Again, the Taper isn’t Coming Any Time Soon….

I’ve been saying this for months now, but it’s worth repeating – the Fed isn’t tapering any time soon so let’s stop worrying about that.  In addition to the economic weakness that I’ve previously highlighted (muddle through GDP expectations at 2.5% in Q4, unemployment over 7%, inflation below the Fed’s target, sagging corporate profits, a potential housing market drag in Q4, etc) we now have the Fed Chief transition.

I don’t think there is a chance in hell that Bernanke would initiate a taper in the midst of a Fed Chief transition.  He doesn’t want to start tapering and then leave Janet Yellen with the public relations and market debacle that could likely unfold around all of this.  That has the potential to be highly disruptive.  My guess is that Ben Bernanke will quietly slip into the night leaving a hot steamy mess of QE behind so Janet Yellen can spend the next few years trying to figure out how best to clean it up.

Anyhow, I got sidetracked in my near disgusting metaphor there….John Hilsenrath of the WSJ says the same basic thing:

“The Fed is unlikely to start curtailing its bond buying at its next policy meeting Oct. 29-30. Fed officials have said the decision depends on how the economic data evolve, but the data won’t be very illuminating into November because the partial government shutdown closed the agencies that collect them.

“For those who really look at the data, it is going to basically delay thought of changing course,” Richard Fisher, president of the Federal Reserve Bank of Dallas, said Thursday in an interview. “

So, fear not.  No taper, no tantrums.  Okay?

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Cullen Roche

Cullen Roche

Mr. Roche is the Founder of Orcam Financial Group, LLC. Orcam is a financial services firm offering research, private advisory, institutional consulting and educational services. He is also the author of Pragmatic Capitalism: What Every Investor Needs to Understand About Money and Finance and Understanding the Modern Monetary System.

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  • brian

    Cullen,

    Your confusing your readers. In the last post you said that the rail traffic index was a sign of encouraging economic growth but here you are saying that the Fed won’t taper because it sees signs of discouraging economic growth. Which is it?

  • Pod

    And to add further confusion to readers, the post about endless QE, which Cullen says is not “money printing”, is accompanied by a photograph of, what else, money printing!

  • Anonymous

    To better understand rail traffic, plot the difference (“spread” ) between the prices of domestic ($100.87) and imported crude ($109.47). As long as domestic oil is cheaper, many U.S. refineries will look for ways to transport the relatively cheaper crude oil ………. manufacturing is still less than 10% of GDP.

    http://www.eia.gov/todayinenergy/detail.cfm?id=12391

  • Kevin Doogan

    Not exactly clear on why “sagging corporate profits” are necessarily an indication of economic weakness? Wouldn’t increased competition and a strengthening of labor relative to capital be good for economic growth? A continuing trend of the corporate profit growth during the past few years would seem to be a strong indicator that capitalism is dying in the U.S.A.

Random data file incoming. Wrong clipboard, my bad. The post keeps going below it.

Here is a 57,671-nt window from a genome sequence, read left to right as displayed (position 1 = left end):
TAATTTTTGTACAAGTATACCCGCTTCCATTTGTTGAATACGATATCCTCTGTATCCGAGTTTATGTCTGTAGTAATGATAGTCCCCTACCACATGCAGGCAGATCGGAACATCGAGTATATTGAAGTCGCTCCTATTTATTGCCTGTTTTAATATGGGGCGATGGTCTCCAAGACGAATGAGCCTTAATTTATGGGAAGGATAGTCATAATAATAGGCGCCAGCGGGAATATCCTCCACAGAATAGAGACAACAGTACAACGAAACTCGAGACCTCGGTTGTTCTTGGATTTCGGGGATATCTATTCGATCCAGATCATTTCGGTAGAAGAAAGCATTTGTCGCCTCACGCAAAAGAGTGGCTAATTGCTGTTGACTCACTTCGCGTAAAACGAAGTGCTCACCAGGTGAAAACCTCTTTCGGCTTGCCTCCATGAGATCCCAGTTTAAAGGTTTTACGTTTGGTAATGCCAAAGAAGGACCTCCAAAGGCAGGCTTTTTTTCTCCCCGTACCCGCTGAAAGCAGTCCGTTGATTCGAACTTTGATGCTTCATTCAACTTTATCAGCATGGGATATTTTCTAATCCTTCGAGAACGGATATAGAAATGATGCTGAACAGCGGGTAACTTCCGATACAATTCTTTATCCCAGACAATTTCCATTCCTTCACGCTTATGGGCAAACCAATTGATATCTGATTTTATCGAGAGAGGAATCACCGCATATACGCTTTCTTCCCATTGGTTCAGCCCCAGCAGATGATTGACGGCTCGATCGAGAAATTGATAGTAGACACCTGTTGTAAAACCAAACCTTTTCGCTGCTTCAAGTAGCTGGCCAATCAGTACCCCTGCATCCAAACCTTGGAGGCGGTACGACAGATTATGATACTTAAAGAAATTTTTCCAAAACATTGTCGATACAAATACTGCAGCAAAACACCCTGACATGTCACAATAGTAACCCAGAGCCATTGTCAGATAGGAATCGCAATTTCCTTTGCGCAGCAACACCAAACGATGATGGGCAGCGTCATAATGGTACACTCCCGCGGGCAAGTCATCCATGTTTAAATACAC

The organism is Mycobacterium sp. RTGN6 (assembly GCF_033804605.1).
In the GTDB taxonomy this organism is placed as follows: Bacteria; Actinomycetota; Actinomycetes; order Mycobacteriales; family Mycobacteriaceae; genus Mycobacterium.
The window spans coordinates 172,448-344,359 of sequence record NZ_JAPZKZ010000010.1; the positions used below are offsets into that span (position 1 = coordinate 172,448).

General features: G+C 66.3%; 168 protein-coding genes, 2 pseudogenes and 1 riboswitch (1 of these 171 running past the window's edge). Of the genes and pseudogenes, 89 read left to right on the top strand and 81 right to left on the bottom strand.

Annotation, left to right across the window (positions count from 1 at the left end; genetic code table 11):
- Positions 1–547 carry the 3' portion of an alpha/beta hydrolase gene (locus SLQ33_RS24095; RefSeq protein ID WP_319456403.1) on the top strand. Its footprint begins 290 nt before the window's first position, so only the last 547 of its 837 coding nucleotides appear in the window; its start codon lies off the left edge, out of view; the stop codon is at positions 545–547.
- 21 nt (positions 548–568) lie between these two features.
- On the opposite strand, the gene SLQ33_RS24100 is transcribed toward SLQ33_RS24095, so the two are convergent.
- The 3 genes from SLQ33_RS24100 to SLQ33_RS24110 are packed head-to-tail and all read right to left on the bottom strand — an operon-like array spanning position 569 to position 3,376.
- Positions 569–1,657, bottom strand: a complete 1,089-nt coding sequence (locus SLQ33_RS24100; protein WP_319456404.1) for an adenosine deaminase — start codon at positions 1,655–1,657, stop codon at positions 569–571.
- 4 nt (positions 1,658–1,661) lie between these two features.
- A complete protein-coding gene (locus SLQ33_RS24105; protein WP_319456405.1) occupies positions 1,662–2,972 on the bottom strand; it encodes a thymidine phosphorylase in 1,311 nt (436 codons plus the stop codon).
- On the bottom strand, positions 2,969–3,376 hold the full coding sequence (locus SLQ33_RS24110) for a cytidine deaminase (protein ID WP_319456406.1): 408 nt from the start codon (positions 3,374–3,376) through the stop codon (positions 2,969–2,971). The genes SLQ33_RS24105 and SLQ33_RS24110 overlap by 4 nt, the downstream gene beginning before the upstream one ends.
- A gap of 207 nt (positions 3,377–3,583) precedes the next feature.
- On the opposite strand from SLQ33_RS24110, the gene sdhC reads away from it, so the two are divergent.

• Cowpoke

    Which is why Warren Buffett’s Buddy in the White House won’t sign off on the Keystone XL Pipeline… We can’t hurt Berkshires BNSF bottom line now can we?
    Warren is such a great Doner…Ur a I mean American

  • jhs

    I think the biggest fear should be that there is no taper anytime soon. For five years in a row we’ve been witnessing a policy that does nothing substantial for the economy whereas it does do things to asset classes. Why would anyone be happy to let this policy go on, apart from the fact that it might be benefitting for their short term wealth?

  • jhs

    And to add to that we’re being told that America has an overwhelmingly capitalist system, but when corporate profits are sagging everyone should be looking at the government for help. Does it get more Socialist than that?

  • http://pragcap Michael Schofield

    Yep, dems are into the money game. Without the support they once had with the unions they have to have money if they want to compete. Another side effect of wealth imbalance.

  • Suvy

    Of course we’re not gonna taper soon. We put a crazy Marxist/Krugmanite psychopath in charge of the most powerful position in the world. May God help us all because we’re going to need it.

  • http://pragcap Michael Schofield

    A lot of you seem to be confused. Cullen has posted reams of educational material. That will help you understand the big picture. Get to work.

  • http://pragcap Michael Schofield

    Those dirty communists are everywhere. I heard that in my town they are hiding in storm drains and snatching babies that they will eat at sex orgies they have with their extended families. And now they have taken over the fed and potus. Load your guns, the final assault is near!

  • Suvy

    See this link here:
    http://www.cnbc.com/id/101100015

    Now tell me that you think Yellen should be our Fed Chairman. I’m sorry, but we’ve just put a borderline Krugmanite-Marxist leading the most powerful institution in the entire world. You gotta be a nutcase to say some of that shit.

  • pantmaker

    All hell is going to break loose when the market realizes that equities have decoupled from talk of the taper. There isnt nor has there ever been an actual connection between the massive purchases and anything of value. This has more to do with religious faith than economic reality.